The trace mineral selenium makes its way into our bodies because it is contained in certain foods. Over time, it becomes part of nearly every cell, with particularly high concentrations in the kidneys, liver, pancreas, spleen, and testes.
The most concentrated food source for selenium is the Brazil nut; a single one contains 120 mcg, (which is about twice the RDA). Seafood in general, as well as poultry and meat, are also good sources. So are grains, especially oats and brown rice.
The concentration of selenium in all these food sources depends on a variable that's very hard for the consumer to determine: the level of selenium in the soil in which the plant grew (and which the animal then ate).
Only over the past two decades have scientists begun to understand just what a vital role selenium plays in numerous biological functions. Perhaps its most crucial job is to prevent disease.
Selenium has many tasks to perform in the body. It helps to boost the immune system and fight off infection, providing a general increase in the body's defense against dangerous bacteria, viruses, and cancer cells. On a basic cellular level, every cell in the body needs a particular hormone from the thyroid gland that selenium helps to convert to an active form.
Perhaps the most famed use of selenium in supplement form is as an antioxidant; it helps to mop up dangerous molecules known as free radicals that can damage and alter healthy cells.
Specifically, selenium may help to:
·Prevent cancer. Test-tube studies indicate that in addition to fostering healthy cell growth and division, selenium discourages the formation of tumors.
·Protect against heart attack and stroke. Selenium may decrease the "stickiness" of the blood, lessening its tendency to clot and thus reducing the risk of heart attack and stroke. In addition, the mineral may encourage healthy heart function by increasing the proportion of HDL ("good") cholesterol to LDL ("bad") cholesterol. People who have already had a heart attack or a stroke, or who smoke, appear to benefit the most from selenium.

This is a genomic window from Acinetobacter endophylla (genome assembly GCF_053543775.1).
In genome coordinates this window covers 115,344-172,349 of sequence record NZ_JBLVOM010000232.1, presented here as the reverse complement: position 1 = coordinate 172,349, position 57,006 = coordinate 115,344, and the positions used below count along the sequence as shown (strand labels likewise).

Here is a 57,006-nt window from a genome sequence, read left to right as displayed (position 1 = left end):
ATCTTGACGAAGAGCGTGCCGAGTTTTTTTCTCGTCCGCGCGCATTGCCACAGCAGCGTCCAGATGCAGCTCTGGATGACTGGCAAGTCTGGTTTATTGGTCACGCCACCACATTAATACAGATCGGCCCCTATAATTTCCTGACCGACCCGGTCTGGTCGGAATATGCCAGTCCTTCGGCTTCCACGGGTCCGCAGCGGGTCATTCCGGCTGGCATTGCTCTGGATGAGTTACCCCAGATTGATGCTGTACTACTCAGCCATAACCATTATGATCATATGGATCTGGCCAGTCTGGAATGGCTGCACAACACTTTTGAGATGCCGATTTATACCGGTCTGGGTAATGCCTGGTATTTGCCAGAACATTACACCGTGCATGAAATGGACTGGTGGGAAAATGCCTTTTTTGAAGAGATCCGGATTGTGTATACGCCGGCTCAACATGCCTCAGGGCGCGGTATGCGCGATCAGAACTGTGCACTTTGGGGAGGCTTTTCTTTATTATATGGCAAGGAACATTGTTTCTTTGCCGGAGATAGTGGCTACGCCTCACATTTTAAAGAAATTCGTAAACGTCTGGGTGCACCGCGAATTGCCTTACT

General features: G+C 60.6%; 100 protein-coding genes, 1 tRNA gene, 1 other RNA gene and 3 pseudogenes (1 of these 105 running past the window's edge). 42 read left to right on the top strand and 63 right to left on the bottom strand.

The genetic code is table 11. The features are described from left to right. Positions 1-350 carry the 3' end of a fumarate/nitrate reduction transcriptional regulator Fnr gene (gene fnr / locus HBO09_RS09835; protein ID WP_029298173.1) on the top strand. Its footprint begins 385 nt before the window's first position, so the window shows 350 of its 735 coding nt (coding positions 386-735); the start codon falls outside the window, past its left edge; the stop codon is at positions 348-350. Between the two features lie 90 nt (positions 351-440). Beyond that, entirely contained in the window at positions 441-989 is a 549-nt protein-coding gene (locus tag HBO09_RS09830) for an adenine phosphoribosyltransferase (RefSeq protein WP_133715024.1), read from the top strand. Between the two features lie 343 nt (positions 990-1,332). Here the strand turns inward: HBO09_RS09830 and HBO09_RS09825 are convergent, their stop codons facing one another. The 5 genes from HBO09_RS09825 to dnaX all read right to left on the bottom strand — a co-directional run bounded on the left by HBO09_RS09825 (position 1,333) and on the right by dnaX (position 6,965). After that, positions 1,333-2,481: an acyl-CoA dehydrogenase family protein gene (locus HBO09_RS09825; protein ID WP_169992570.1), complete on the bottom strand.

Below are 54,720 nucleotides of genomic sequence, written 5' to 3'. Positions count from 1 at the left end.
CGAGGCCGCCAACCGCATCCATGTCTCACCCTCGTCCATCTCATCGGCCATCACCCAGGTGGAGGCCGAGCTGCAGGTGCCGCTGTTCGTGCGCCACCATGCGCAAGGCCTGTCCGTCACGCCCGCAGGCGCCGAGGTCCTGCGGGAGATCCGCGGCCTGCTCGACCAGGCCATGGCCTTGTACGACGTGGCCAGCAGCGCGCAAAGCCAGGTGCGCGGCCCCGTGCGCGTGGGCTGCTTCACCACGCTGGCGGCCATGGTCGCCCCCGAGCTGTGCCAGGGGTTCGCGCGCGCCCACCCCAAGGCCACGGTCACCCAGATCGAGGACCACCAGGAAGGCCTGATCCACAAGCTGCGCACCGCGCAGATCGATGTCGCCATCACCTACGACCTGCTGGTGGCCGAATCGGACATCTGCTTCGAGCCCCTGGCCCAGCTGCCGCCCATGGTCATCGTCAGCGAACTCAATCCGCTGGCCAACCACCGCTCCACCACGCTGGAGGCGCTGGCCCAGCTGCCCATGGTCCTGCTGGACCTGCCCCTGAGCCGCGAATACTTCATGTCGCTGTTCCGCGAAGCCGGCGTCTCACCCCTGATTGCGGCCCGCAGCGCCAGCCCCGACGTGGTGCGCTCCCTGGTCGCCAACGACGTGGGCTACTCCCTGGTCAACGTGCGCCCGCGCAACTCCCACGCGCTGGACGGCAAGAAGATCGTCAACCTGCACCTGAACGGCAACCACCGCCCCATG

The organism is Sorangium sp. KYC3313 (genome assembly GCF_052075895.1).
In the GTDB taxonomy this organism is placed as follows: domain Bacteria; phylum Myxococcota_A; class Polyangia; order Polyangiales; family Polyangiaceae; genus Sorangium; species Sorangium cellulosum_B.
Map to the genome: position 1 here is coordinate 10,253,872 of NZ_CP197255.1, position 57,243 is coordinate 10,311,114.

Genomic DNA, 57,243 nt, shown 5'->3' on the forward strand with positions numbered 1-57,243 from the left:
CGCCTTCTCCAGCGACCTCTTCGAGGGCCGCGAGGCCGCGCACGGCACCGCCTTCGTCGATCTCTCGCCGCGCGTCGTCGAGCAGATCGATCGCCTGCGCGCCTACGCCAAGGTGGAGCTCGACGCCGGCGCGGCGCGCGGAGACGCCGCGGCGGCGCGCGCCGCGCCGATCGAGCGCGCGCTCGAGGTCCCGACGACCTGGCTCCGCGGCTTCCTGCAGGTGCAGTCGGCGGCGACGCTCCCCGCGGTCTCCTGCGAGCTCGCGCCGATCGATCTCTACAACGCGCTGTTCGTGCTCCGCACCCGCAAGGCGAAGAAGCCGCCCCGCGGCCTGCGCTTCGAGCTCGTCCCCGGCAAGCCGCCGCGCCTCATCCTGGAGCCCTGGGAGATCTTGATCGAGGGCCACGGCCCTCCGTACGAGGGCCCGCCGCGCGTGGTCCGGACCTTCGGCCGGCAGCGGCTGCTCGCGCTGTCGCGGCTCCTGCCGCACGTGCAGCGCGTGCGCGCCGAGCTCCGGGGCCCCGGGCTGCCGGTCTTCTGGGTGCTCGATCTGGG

·Guard against cataracts and macular degeneration. Selenium may help prevent the two most common causes of impaired vision and blindness in older Americans--cataracts and macular degeneration--by providing antioxidant actions that fight free radicals. It's these free radicals, after all, that often damage the eye's lens (the site of cataracts) and the macula at the center of the eye's retina (the site of macular degeneration).
·Promote healing of cold sores and shingles. When the herpes virus erupts from a dormant state in the body, painful cold sores and shingles may appear. Selenium, an immune-system booster, may help suppress this kind of eruption. Interestingly, findings published in Agriculture Research indicate that mice with low levels of selenium or vitamin E were particularly prone to herpes virus outbreaks.
·Fight inflammation associated with lupus. Selenium's antioxidant and anti-inflammatory actions may be enhanced when combined with vitamin E. For people with lupus, an inflammatory autoimmune disease, this nutrient duo may foster healing of the skin and help protect the heart, blood vessels, skin, joints, and other parts of the body prone to inflammation. Along the same lines, the selenium/vitamin E combination may benefit people with other types of inflammatory disorders too, such as psoriasis, eczema, and rheumatoid arthritis.
The RDA for selenium is 55 mcg for women and 70 mcg for men. Most adults readily obtain this amount through their regular diet, and it's rare that people living in an industrialized country become deficient in this important trace mineral.
Symptoms of selenium deficiency include muscle weakness and fatigue. Poor selenium intake over time may even increase the risk for cancer, immune-system problems, heart disease, and various inflammatory conditions (especially skin-related ones).
While many foods are rich in selenium--it's found in grain, meats, seafood, and poultry--you're unlikely to ingest too much of this trace mineral from your diet.
Taking selenium in concentrated supplement form is a little different, however. Toxic reactions are a risk if you get an overdose. In one case, people who mistakenly took nearly 500 times the RDA for selenium--from bottles of 30 mg selenium pills that were erroneously labeled as 200 mcg pills--suffered hair loss, nausea, vomiting, and fingernail changes. Other signs of potential toxicity include depression, anxiety, and a garlicky odor emanating from the breath and perspiration.
·For preventing the effects of aging and protecting against cancer: Take 400 mcg a day.
·For guarding against cataracts and macular degeneration: Take 200 to 400 mcg a day.
·For cold sores and shingles: During flare-ups, take 600 mcg a day. Don't take more than this amount, and do not continue for more than a few days.
·Selenium may be most effective when taken in combination with at least 400 IU vitamin E daily.
·For general antioxidant benefits, consider a high-potency antioxidant blend containing selenium along with vitamins C and E, beta-carotene, grape seed and green tea extracts, alpha-lipoic acid, coenzyme Q10, and N-acetylcysteine (NAC).
There are no known drug or nutrient interactions associated with selenium.
·Because of the risk of toxic levels building up in your system, avoid taking high doses--900 mcg or more at one time, or 600 mcg daily for an extended period of time. Be sure to also take into account the amount of selenium you're getting from foods.